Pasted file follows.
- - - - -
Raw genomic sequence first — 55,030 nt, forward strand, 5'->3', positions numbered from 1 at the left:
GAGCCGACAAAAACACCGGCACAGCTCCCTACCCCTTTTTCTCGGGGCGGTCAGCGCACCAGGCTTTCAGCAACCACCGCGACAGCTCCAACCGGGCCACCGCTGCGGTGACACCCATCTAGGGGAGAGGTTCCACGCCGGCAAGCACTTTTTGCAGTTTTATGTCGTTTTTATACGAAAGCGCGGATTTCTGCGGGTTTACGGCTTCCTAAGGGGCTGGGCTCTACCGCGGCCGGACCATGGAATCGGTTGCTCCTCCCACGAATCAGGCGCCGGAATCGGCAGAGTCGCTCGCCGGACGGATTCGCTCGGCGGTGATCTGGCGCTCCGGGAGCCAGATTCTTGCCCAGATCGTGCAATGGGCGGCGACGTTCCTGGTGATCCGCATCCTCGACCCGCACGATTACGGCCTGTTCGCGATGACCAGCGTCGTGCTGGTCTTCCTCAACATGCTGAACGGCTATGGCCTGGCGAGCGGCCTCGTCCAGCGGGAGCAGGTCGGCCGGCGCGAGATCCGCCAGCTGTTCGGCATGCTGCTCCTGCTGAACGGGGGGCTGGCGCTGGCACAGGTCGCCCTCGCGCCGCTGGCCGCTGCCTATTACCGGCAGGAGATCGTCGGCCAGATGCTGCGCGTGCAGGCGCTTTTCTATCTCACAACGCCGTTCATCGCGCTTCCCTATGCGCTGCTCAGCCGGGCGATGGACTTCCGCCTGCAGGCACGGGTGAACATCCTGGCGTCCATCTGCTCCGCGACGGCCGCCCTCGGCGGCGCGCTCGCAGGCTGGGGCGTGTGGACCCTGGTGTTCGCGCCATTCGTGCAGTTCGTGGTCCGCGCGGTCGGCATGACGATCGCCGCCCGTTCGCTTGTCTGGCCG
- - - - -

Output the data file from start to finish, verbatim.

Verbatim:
Raw genomic sequence first — 55,030 nt, forward strand, 5'->3', positions numbered from 1 at the left:
GAGCCGACAAAAACACCGGCACAGCTCCCTACCCCTTTTTCTCGGGGCGGTCAGCGCACCAGGCTTTCAGCAACCACCGCGACAGCTCCAACCGGGCCACCGCTGCGGTGACACCCATCTAGGGGAGAGGTTCCACGCCGGCAAGCACTTTTTGCAGTTTTATGTCGTTTTTATACGAAAGCGCGGATTTCTGCGGGTTTACGGCTTCCTAAGGGGCTGGGCTCTACCGCGGCCGGACCATGGAATCGGTTGCTCCTCCCACGAATCAGGCGCCGGAATCGGCAGAGTCGCTCGCCGGACGGATTCGCTCGGCGGTGATCTGGCGCTCCGGGAGCCAGATTCTTGCCCAGATCGTGCAATGGGCGGCGACGTTCCTGGTGATCCGCATCCTCGACCCGCACGATTACGGCCTGTTCGCGATGACCAGCGTCGTGCTGGTCTTCCTCAACATGCTGAACGGCTATGGCCTGGCGAGCGGCCTCGTCCAGCGGGAGCAGGTCGGCCGGCGCGAGATCCGCCAGCTGTTCGGCATGCTGCTCCTGCTGAACGGGGGGCTGGCGCTGGCACAGGTCGCCCTCGCGCCGCTGGCCGCTGCCTATTACCGGCAGGAGATCGTCGGCCAGATGCTGCGCGTGCAGGCGCTTTTCTATCTCACAACGCCGTTCATCGCGCTTCCCTATGCGCTGCTCAGCCGGGCGATGGACTTCCGCCTGCAGGCACGGGTGAACATCCTGGCGTCCATCTGCTCCGCGACGGCCGCCCTCGGCGGCGCGCTCGCAGGCTGGGGCGTGTGGACCCTGGTGTTCGCGCCATTCGTGCAGTTCGTGGTCCGCGCGGTCGGCATGACGATCGCCGCCCGTTCGCTTGTCTGGCCG